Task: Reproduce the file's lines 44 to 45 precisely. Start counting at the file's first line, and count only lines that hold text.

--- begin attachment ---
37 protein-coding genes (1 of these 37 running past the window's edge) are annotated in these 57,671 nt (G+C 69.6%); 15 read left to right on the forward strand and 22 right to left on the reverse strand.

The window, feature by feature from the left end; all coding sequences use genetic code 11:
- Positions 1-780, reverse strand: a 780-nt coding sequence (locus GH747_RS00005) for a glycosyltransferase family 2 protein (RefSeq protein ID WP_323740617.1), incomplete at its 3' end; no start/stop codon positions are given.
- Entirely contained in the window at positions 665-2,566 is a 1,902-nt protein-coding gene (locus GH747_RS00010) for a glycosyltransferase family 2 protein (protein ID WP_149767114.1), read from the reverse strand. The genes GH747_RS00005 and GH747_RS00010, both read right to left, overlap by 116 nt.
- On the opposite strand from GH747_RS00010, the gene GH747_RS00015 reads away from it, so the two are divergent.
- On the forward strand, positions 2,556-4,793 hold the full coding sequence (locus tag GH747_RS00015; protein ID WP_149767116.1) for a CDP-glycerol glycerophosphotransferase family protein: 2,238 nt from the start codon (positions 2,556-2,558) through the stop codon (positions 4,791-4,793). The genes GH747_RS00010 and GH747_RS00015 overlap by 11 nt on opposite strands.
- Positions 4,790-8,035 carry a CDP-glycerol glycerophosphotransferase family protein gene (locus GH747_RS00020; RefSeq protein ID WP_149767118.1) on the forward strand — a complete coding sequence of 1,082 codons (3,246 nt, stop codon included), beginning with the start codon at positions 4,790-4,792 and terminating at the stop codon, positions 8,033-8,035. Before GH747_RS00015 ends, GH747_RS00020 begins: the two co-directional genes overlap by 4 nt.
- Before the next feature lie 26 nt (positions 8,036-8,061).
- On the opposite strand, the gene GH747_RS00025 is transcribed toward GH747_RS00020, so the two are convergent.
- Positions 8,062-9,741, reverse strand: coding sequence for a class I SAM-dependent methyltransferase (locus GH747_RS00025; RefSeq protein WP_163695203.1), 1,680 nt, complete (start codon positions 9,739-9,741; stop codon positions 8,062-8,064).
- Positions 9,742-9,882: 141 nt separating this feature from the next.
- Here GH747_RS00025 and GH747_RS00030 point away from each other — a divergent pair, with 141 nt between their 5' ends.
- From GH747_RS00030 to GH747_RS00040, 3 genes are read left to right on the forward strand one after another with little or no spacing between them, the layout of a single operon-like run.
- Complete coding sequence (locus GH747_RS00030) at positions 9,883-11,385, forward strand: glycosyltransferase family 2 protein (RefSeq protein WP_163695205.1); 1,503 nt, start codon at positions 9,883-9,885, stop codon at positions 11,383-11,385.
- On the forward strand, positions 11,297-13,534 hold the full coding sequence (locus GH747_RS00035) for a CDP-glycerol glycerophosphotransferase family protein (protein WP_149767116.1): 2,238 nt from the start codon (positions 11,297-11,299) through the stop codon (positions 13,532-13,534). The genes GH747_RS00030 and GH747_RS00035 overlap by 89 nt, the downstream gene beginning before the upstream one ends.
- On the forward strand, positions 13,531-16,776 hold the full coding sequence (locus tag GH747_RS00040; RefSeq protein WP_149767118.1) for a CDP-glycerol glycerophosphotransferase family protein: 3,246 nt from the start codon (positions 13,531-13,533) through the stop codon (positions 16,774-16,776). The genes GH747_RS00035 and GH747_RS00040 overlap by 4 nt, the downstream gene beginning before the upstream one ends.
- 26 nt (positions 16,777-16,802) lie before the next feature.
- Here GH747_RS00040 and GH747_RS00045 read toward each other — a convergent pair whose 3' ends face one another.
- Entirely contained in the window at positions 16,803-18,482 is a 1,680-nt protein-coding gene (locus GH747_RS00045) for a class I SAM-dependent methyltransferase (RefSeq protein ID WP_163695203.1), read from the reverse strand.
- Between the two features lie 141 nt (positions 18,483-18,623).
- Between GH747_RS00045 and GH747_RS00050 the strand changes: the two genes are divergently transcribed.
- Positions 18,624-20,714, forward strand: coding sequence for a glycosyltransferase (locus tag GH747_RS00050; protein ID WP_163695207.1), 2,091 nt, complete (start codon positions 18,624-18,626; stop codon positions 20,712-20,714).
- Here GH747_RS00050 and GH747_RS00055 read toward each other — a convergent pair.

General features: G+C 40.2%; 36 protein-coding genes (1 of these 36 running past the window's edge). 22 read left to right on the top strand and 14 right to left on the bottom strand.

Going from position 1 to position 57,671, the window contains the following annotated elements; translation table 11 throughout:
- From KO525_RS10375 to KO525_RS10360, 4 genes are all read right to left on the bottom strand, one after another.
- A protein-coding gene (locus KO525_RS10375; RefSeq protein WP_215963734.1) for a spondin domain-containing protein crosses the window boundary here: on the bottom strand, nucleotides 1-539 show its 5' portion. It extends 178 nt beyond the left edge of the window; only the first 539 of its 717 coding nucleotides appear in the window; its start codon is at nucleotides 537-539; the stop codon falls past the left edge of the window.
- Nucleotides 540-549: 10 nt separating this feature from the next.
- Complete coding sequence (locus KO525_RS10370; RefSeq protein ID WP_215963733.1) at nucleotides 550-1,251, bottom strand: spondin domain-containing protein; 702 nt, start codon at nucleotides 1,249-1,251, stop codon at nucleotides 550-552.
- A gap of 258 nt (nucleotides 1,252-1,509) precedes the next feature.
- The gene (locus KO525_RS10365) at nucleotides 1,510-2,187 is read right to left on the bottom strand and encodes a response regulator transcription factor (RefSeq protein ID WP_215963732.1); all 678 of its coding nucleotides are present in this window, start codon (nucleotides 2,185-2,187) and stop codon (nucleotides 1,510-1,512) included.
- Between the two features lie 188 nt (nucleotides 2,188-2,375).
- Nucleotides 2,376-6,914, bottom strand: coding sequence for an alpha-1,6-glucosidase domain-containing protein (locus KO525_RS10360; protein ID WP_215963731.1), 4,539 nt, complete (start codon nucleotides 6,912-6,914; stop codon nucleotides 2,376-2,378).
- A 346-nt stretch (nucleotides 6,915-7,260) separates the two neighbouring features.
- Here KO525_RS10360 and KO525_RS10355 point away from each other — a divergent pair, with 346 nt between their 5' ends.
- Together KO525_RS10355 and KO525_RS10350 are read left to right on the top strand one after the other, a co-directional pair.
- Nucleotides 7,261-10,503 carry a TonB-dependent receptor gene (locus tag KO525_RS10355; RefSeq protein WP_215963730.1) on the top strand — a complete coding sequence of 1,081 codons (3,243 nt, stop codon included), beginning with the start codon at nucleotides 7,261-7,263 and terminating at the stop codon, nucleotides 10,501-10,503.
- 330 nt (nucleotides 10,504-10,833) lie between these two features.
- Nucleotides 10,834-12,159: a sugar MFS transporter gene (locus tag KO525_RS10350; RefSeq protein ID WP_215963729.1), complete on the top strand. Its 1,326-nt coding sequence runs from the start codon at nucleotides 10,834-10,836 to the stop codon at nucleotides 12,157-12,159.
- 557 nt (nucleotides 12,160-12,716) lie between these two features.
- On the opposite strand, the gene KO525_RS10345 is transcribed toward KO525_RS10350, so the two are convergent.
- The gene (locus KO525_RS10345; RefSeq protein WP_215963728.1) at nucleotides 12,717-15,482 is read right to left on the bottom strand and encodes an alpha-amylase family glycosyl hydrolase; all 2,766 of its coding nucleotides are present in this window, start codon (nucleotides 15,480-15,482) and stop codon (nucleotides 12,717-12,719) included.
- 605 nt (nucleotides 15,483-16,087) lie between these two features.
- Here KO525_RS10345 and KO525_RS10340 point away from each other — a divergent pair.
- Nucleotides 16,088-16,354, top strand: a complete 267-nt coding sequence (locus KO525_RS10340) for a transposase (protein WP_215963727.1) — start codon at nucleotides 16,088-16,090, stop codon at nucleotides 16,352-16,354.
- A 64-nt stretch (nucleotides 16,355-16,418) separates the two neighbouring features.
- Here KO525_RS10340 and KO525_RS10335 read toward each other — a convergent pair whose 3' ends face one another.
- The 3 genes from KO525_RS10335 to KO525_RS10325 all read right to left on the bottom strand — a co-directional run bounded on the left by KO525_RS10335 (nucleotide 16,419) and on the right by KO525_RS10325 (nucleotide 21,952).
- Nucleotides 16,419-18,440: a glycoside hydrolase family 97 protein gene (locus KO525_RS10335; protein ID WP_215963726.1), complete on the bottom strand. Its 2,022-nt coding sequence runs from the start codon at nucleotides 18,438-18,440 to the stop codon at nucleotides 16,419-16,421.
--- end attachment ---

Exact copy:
- Here KO525_RS10345 and KO525_RS10340 point away from each other — a divergent pair.
- Nucleotides 16,088-16,354, top strand: a complete 267-nt coding sequence (locus KO525_RS10340) for a transposase (protein WP_215963727.1) — start codon at nucleotides 16,088-16,090, stop codon at nucleotides 16,352-16,354.